Doggie Treats: Is Arizona Taken Seriously?


Sep 22, 2014; Los Angeles, CA, USA; Arizona Coyotes right wing Philip Lane (65) scores a goal past Los Angeles Kings goalie Jeff Deslauriers (33) during the third period at Staples Center. Mandatory Credit: Richard Mackson-USA TODAY Sports

So I was asked to do a 30-in-15 piece on the Arizona Coyotes for another website, based off a staff-wide season predictions ranking. This blew. My. Mind:

"“14% of our voters expected the Coyotes to make the playoffs. 7% expect them to finish last in the NHL in 2014-2015.”"

Wait. Just stop.

I’ve really made it no secret that I’m a newcomer to the Arizona Coyotes franchise, and that I’m coming from an Original Six franchise. I grew up in a household as a part of a hockey legacy family- we make fun of family members who don’t like hockey, rather than the other way around. There are pictures of me from before the Arizona Coyotes were even in the desert, running around with a Toronto Maple Leafs jersey dragging down to my knees (if my cousin dressed me) or a Boston Bruins shirt stretched out of shape.

I’ve always had a certain affection for the Coyotes. If they win? I won’t be mad at all. They deserve it! Shane Doan is a nice guy.

It took me until I really came to the franchise, though, to realize exactly how underrated the desert dogs really are. They’ve got a system in place that they haven’t really messed with in a while- and, to be quite honest, it’s working for them well enough. Two seasons ago, the Coyotes almost made the Cup finals- and last year, the franchise was devastated by a 2-point differential that kept them out of playoff contention. I don’t think Edmonton fans have been able to say that for a while.

I think the Coyotes aren’t taken nearly seriously enough for a number of reasons, but a lot of it stems from how young the franchise is. I believe that if I had chosen to cover the Columbus Blue Jackets, the Nashville Predators, or even the Minnesota Wild, I would be noticing the same trend. It’s hard to get your franchise off the ground when you have to build a team from scratch, using only players that other teams don’t think are worthy enough to protect. That’s hard.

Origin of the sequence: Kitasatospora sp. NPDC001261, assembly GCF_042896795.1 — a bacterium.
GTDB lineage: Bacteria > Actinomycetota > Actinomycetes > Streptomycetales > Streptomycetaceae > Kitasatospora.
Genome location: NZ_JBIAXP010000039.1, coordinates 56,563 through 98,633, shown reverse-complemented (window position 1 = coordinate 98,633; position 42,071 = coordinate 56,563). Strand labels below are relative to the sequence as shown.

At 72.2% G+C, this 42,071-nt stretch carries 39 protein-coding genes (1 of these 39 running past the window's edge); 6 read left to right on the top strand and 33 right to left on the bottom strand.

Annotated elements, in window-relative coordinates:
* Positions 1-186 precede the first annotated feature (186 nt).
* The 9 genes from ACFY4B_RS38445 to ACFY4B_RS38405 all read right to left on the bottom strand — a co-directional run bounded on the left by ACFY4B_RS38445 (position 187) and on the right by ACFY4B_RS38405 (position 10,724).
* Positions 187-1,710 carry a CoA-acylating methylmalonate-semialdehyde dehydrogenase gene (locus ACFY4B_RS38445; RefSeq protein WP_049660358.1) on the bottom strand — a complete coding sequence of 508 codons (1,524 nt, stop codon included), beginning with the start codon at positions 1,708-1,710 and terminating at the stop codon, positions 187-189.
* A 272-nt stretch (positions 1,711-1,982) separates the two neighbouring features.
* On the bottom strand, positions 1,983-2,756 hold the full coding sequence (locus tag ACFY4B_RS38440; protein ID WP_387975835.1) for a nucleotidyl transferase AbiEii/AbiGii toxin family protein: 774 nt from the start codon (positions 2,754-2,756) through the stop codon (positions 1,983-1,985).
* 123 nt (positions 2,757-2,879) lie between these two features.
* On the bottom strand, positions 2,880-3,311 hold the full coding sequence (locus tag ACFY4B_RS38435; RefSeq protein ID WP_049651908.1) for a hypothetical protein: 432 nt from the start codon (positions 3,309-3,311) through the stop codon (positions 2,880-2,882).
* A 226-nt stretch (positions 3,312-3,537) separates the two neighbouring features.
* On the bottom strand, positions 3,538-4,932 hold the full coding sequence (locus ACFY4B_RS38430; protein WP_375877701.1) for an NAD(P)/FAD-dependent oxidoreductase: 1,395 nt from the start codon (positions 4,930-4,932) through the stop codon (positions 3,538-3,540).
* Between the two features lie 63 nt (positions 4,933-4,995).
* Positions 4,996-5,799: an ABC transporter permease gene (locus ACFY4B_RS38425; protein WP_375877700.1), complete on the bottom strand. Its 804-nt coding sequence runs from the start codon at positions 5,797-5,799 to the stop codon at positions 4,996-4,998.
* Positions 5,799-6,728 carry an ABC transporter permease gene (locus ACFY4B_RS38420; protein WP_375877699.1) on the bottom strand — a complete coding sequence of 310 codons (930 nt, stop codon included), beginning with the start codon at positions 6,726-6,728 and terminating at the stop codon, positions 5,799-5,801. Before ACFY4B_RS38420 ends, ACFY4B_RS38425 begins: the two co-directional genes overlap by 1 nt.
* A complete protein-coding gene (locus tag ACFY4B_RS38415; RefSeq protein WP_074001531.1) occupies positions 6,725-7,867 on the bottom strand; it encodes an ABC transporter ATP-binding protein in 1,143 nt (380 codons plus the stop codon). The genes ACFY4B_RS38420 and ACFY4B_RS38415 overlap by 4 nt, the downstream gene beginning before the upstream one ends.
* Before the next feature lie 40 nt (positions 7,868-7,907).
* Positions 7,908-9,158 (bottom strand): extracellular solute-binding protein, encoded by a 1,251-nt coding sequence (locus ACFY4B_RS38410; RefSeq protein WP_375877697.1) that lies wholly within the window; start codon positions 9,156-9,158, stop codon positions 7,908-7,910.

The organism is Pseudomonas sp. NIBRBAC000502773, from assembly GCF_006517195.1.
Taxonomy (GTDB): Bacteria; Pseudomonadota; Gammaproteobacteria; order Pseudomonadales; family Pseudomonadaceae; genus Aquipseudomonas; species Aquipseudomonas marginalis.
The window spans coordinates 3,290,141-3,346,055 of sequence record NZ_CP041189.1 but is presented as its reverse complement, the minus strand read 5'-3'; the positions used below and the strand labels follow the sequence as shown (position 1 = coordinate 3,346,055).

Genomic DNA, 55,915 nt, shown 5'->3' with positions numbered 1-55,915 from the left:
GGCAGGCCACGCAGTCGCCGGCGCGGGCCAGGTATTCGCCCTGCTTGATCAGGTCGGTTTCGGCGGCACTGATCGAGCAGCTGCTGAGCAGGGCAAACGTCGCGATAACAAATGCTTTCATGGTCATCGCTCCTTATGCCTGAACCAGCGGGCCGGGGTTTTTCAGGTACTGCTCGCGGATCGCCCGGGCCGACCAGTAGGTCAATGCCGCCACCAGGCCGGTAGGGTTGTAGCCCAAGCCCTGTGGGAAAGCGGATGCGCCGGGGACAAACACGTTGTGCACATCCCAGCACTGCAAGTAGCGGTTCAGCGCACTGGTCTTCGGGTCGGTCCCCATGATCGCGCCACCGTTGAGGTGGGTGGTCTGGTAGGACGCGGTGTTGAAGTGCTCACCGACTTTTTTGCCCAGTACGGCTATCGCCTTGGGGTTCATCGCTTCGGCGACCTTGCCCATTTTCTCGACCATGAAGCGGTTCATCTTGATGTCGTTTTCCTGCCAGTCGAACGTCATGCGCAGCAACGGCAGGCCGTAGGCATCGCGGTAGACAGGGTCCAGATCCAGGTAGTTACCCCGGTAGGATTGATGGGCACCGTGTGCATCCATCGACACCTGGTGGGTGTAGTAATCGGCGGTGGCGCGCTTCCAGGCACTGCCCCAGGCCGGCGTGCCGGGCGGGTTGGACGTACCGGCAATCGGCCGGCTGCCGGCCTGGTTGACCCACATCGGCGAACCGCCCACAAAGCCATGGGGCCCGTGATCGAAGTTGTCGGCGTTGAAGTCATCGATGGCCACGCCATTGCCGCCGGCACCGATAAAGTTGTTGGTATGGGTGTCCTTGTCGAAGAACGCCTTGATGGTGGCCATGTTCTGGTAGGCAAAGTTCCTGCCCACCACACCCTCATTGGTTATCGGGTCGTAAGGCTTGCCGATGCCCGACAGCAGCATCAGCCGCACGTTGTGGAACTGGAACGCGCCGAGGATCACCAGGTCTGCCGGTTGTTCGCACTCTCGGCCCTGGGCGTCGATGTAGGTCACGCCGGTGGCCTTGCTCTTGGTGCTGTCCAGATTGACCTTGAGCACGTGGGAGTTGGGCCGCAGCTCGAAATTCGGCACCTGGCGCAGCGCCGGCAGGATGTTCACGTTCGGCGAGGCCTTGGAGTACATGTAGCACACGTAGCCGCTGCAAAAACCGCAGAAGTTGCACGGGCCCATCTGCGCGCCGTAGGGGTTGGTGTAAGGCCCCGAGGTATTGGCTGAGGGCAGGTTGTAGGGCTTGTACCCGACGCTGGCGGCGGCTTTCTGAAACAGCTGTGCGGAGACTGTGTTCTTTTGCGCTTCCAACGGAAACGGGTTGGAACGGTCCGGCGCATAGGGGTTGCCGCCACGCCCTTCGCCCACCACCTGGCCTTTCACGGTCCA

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  • If you look at some of the more established franchises, though, teams have gone far longer than the Coyotes’ eighteen-year lifespan without winning a Stanley Cup. Just look at the Boston Bruins- maybe I’m biased in using them as my example, but the franchise went well over thirty years without seeing the cup return home. And the Leafs? They’ve only made the playoffs once in the past decade.

    Yet, seven percent of a fifty-person-strong staff thought that the Coyotes, who have made the playoffs three times in the past five years alone (already tripling the number of post-season Leafs appearances, in half the time), would finish not only below the Maple Leafs- but behind everyone else, as well.

    The Coyotes have done something that a lot of other teams struggling to bring the Cup home haven’t- they’ve developed their youth core. I can say with almost complete certainty that if Max Domi had played in the NHL last year, he would have put up a respectable number of points. Would he have been a sixty-point scorer? No, that doesn’t seem likely. He would have undoubtedly had at least a minimal impact on the team, though- but that’s not the Coyotes way. They allow young players room to grow, and it’s probably going to pay off this season.

    I don’t think by any means that the Coyotes are looking to challenge Boston or Tampa Bay for the Stanley Cup in the finals this year. They’re up against an L.A. Kings roster so full of elite players it makes my head spin, an Anaheim that’s determined to give Dany Heatley a chance to hoist the Cup, and a Chicago that’s… well… The Chicago Blackhawks, all capital letters intended. That’s just looking at the usual suspects, too- no one can discredit how powerful the Colorado Avalanche are poised to be, and the Dallas Stars have been amassing an absolutely monstrous lineup.

    Still. Last in the league?

    We’ll see how they feel by mid-season.